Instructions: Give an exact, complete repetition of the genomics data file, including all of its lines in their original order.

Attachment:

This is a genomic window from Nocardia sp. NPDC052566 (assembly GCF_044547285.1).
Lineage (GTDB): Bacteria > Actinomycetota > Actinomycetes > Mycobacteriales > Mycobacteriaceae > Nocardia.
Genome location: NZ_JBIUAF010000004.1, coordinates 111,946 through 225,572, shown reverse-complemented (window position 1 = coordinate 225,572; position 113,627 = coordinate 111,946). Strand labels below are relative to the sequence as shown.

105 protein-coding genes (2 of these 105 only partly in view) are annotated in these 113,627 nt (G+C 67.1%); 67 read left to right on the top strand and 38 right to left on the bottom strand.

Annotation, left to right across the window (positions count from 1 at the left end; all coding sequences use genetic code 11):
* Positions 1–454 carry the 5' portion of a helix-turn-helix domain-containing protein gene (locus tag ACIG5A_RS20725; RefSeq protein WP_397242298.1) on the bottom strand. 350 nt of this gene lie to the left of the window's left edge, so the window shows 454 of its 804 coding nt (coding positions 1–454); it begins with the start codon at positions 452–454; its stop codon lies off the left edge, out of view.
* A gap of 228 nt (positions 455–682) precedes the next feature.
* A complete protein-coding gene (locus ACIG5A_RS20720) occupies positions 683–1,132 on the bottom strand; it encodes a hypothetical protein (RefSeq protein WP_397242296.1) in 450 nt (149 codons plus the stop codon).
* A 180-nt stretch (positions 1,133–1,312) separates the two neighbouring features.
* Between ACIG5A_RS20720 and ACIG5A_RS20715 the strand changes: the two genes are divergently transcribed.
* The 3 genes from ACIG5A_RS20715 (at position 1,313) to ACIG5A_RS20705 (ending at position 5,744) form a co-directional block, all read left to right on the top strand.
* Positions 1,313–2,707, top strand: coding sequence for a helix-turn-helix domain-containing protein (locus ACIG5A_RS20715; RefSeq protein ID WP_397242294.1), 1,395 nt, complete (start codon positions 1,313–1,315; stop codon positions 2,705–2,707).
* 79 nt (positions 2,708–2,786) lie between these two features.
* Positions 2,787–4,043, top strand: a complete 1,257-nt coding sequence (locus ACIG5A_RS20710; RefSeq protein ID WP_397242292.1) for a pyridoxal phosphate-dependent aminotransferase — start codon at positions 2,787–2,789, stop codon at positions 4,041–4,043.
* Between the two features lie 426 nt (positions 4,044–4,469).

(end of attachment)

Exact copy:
This is a genomic window from Nocardia sp. NPDC052566 (assembly GCF_044547285.1).
Lineage (GTDB): Bacteria > Actinomycetota > Actinomycetes > Mycobacteriales > Mycobacteriaceae > Nocardia.
Genome location: NZ_JBIUAF010000004.1, coordinates 111,946 through 225,572, shown reverse-complemented (window position 1 = coordinate 225,572; position 113,627 = coordinate 111,946). Strand labels below are relative to the sequence as shown.

105 protein-coding genes (2 of these 105 only partly in view) are annotated in these 113,627 nt (G+C 67.1%); 67 read left to right on the top strand and 38 right to left on the bottom strand.

Annotation, left to right across the window (positions count from 1 at the left end; all coding sequences use genetic code 11):
* Positions 1–454 carry the 5' portion of a helix-turn-helix domain-containing protein gene (locus tag ACIG5A_RS20725; RefSeq protein WP_397242298.1) on the bottom strand. 350 nt of this gene lie to the left of the window's left edge, so the window shows 454 of its 804 coding nt (coding positions 1–454); it begins with the start codon at positions 452–454; its stop codon lies off the left edge, out of view.
* A gap of 228 nt (positions 455–682) precedes the next feature.
* A complete protein-coding gene (locus ACIG5A_RS20720) occupies positions 683–1,132 on the bottom strand; it encodes a hypothetical protein (RefSeq protein WP_397242296.1) in 450 nt (149 codons plus the stop codon).
* A 180-nt stretch (positions 1,133–1,312) separates the two neighbouring features.
* Between ACIG5A_RS20720 and ACIG5A_RS20715 the strand changes: the two genes are divergently transcribed.
* The 3 genes from ACIG5A_RS20715 (at position 1,313) to ACIG5A_RS20705 (ending at position 5,744) form a co-directional block, all read left to right on the top strand.
* Positions 1,313–2,707, top strand: coding sequence for a helix-turn-helix domain-containing protein (locus ACIG5A_RS20715; RefSeq protein ID WP_397242294.1), 1,395 nt, complete (start codon positions 1,313–1,315; stop codon positions 2,705–2,707).
* 79 nt (positions 2,708–2,786) lie between these two features.
* Positions 2,787–4,043, top strand: a complete 1,257-nt coding sequence (locus ACIG5A_RS20710; RefSeq protein ID WP_397242292.1) for a pyridoxal phosphate-dependent aminotransferase — start codon at positions 2,787–2,789, stop codon at positions 4,041–4,043.
* Between the two features lie 426 nt (positions 4,044–4,469).